A Review of the English Proficiency Exam Requirement

Austrian student Philip Schanttinger peruses the International Herald Tribune. (Rachel Finan)
Austrian student Philip Schanttinger peruses the International Herald Tribune. (Rachel Finan)

MICHAEL St. GERMAIN
Assistant Editor at SAIS Europe

Each year, many of the international students at SAIS Europe — roughly 80, or half of the class, take a rigorous English proficiency exam.

The administration established a rubric to determine which students must prove their proficiency. A student is asked to take the exam if he or she is considered a non-native English speaker, unless he or she meets two of three criteria:

1. English is the main language of communication between you and one of your caregivers.

2. English is an official language in the community where you grew up (before high school).

3. English is the language of instruction in the high school you attended.

The faculty council in Washington decided on this definition of a non-native English speaker to identify those students who might struggle with academic writing and might require additional assistance.

But some students wonder if the standards are too narrow.

Take for example Kira Gartzou, a first-year M.A. candidate at SAIS Europe from Greece. “I have never taken formal qualifications in any other language than English. I did the International Baccalaureate in high school all in English and did well. Then I went to Oxford and studied History and Politics for 3 years, producing 4,000 words worth of papers every week on international history, politics and international relations. I had my Cambridge Proficiency in English (C2 qualification in the European system, grade A) when I was 15,” said Gartzou. She continued, “Seriously, I thought I was done with language exams in English.”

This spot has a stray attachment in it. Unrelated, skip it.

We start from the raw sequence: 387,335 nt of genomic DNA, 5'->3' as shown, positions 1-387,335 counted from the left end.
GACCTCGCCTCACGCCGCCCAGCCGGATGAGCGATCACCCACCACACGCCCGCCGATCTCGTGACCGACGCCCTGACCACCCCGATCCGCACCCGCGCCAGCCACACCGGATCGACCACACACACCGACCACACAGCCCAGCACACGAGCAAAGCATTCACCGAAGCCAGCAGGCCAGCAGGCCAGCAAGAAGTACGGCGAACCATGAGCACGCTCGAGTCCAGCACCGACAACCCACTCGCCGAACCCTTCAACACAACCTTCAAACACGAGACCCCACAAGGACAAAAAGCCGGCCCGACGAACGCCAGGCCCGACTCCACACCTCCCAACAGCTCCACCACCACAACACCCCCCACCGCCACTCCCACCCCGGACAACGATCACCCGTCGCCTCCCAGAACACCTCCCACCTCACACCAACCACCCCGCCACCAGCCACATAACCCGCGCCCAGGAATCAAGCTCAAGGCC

Students like Kira fall just outside of SAIS’s rubric and spent hours in the weeks leading up to the start of the semester to prove their proficiency in a language they have mastered.

For Phillip Schanttinger, a first-year M.A. candidate at SAIS Europe from Austria, the test, though not one he was concerned he wouldn’t pass, posed a significant burden. “I was taking intensive Italian and microeconomics during pre-term and in the last week they asked me to take the English proficiency exam on top of my other two finals,” he said.

SAIS has a number of criteria for different subjects that are meant to ensure “basic equal-footing” for all the students as the year begins, says Rebecca Hopkins, English teacher at SAIS Europe. For instance, all students must pass a basic pre-calculus test to ensure their quantitative abilities are up to par before launching into economics classes whose content might be over their heads.

However Virgil Doyle, a first-year M.A. candidate at SAIS Europe from the United States, thinks the English language proficiency policy is disproportionate and unfair when compared with the math proficiency requirement. “If someone has done both macro and micro theory already and waived out then they’ve clearly demonstrated that they understand how calculus is relevant to economics. The school doesn’t ask them to take the pre-calculus proficiency exam.”

Non-native English speakers, on the other hand, must prove their proficiency by SAIS-specific standards, in spite of vast previous experience speaking English in academic and, in some cases, professional settings.

Yet the administration and some students see the requirement as a way to ensure a level playing field once the school year gets underway. “It’s better that everyone who could potentially struggle with English take the proficiency exam so that they understand what SAIS expects of them,” said Brian Fox, a first-year M.A. candidate at SAIS Europe from Ireland. “At worst they lose a couple hours taking an easy exam, at best they discover that they need a little extra refining of their academic writing skills.”

Hopkins stresses that the test is not a punishment, but a diagnostic tool meant to ensure consistency and make sure students do not get left behind.

“The test is designed to identify students with a ‘superior level’ of English as defined by American Council on the Teaching of Foreign Languages (ACTFL) and the C2 level in the Common European Framework,” Hopkins said. “This is the most fair way of testing students who do not meet the criteria of native speaker. It would be too subjective if we analyzed students on a one-by-one basis.”

“We ask non-native English speaking students to compete with native English speakers in the classroom and so we want to make sure that they are prepared for this,” she added.

Though often a perceived burden to students who have to take it, passing the English proficiency does have a perk: upon passing, non-native English speakers satisfy their language requirement for graduation.